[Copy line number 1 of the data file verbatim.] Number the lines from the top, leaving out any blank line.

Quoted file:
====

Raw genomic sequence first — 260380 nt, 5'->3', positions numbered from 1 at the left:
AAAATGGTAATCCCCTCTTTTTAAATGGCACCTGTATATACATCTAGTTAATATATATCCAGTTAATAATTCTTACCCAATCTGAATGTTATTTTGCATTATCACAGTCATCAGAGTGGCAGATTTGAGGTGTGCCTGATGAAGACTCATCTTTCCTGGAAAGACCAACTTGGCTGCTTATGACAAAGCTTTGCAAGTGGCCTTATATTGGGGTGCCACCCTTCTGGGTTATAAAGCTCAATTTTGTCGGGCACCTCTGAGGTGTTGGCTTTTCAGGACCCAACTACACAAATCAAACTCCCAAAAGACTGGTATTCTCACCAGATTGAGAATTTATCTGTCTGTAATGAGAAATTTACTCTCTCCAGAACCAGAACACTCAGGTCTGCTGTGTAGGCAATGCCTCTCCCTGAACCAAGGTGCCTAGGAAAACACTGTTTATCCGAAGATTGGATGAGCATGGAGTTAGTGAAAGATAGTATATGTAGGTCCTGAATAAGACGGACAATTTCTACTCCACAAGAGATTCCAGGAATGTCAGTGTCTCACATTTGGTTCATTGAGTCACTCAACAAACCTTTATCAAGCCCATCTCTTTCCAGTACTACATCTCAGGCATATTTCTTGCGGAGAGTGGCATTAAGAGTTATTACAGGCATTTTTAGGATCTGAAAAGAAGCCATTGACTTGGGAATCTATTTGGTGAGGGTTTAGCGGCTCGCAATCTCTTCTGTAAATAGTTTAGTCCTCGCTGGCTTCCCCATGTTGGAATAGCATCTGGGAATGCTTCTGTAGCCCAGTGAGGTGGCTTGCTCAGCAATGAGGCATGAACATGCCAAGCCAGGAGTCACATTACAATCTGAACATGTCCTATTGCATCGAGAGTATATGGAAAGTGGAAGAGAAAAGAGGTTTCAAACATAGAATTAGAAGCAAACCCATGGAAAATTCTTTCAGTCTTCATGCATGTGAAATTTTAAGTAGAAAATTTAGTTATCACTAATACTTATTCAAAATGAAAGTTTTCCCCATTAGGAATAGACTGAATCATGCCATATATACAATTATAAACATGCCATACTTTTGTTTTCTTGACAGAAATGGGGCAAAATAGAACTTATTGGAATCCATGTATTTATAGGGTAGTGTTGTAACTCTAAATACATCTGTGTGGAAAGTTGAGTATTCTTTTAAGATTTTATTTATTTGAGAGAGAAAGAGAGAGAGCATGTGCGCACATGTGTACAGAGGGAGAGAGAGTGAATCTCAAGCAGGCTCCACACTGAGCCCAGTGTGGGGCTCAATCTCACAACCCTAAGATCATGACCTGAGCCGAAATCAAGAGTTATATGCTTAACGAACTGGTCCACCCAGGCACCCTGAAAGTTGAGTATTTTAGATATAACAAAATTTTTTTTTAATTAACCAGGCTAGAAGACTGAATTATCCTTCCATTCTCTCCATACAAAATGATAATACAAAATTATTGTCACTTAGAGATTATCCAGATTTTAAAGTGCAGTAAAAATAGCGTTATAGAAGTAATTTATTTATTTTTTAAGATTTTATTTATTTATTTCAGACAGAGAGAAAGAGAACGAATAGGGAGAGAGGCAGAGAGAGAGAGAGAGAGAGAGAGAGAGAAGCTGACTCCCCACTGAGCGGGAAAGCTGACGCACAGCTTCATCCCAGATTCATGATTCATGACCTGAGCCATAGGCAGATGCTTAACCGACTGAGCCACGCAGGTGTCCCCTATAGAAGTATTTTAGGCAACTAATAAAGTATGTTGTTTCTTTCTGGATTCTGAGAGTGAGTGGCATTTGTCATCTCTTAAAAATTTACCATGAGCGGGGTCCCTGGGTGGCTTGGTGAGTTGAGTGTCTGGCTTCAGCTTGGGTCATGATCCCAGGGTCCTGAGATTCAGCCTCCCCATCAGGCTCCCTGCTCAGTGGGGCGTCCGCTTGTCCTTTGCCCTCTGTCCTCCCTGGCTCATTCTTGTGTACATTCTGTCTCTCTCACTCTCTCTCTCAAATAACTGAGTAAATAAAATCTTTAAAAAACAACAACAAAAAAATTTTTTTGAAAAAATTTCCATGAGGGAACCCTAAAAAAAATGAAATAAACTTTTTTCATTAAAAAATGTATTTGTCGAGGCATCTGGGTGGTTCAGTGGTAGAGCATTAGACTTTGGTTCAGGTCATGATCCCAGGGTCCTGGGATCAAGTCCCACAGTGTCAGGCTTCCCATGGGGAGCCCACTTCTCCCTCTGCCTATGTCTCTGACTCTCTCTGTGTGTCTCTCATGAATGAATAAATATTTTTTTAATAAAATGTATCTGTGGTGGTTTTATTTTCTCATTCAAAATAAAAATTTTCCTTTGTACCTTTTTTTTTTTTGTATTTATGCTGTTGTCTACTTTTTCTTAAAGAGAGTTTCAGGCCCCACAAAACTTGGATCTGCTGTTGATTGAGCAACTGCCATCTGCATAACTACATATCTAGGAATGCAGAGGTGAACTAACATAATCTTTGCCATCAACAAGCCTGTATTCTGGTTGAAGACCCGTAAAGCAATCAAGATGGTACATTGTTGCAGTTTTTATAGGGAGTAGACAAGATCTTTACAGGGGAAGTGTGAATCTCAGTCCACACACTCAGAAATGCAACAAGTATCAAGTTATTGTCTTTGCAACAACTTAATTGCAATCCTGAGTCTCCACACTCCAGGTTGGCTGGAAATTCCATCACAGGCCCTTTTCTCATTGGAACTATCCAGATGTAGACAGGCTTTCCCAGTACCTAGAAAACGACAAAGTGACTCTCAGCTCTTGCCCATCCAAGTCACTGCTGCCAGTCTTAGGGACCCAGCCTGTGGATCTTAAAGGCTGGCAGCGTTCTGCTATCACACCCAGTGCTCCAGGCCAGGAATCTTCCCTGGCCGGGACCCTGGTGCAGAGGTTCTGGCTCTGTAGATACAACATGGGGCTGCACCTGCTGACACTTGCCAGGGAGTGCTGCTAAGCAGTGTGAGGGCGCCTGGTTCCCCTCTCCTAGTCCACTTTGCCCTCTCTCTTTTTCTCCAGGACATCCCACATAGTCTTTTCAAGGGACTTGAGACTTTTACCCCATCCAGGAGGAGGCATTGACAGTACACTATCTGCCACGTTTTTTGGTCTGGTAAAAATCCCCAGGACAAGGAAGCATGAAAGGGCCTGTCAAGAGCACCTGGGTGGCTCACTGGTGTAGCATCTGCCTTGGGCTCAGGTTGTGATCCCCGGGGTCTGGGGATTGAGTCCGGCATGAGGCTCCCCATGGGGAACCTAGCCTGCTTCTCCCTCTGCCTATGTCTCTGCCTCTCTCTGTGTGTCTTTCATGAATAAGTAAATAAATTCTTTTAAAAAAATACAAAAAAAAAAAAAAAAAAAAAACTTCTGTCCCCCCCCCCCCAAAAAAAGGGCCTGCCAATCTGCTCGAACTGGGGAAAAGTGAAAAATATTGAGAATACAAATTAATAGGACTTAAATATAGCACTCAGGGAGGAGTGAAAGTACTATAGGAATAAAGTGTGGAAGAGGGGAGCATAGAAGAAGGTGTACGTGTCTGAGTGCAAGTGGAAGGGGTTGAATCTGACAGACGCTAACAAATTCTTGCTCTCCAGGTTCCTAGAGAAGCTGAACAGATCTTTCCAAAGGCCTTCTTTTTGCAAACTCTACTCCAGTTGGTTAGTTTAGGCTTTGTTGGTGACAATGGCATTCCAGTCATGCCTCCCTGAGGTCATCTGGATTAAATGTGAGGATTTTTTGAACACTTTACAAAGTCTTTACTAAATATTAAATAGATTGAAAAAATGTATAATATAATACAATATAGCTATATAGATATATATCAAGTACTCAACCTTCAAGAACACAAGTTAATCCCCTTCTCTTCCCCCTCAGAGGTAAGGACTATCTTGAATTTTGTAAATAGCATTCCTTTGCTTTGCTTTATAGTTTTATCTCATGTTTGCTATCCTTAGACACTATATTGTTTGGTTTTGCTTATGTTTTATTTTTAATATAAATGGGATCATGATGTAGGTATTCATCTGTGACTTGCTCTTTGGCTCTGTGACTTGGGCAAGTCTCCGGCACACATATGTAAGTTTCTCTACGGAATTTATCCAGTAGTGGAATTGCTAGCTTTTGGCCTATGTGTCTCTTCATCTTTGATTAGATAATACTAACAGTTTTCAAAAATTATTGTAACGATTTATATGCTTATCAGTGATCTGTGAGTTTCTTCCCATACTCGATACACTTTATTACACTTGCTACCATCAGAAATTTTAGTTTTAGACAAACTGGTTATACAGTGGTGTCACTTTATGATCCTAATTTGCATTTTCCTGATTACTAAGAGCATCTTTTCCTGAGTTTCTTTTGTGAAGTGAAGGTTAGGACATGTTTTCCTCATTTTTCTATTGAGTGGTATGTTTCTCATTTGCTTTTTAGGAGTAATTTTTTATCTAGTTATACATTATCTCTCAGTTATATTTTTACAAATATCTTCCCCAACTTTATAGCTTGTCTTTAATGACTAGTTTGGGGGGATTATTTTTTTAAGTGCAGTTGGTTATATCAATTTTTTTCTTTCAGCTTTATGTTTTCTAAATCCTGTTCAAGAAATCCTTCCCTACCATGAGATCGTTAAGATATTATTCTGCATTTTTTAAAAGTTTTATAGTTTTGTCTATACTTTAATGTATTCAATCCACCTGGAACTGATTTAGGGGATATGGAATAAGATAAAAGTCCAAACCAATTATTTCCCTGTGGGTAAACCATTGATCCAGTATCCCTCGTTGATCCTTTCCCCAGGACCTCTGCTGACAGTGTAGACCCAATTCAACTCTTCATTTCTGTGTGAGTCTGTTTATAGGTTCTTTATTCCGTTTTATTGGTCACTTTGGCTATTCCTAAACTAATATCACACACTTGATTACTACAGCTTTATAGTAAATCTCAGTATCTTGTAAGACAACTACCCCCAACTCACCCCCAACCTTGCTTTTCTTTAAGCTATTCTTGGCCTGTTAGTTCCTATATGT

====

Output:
Raw genomic sequence first — 260380 nt, 5'->3', positions numbered from 1 at the left: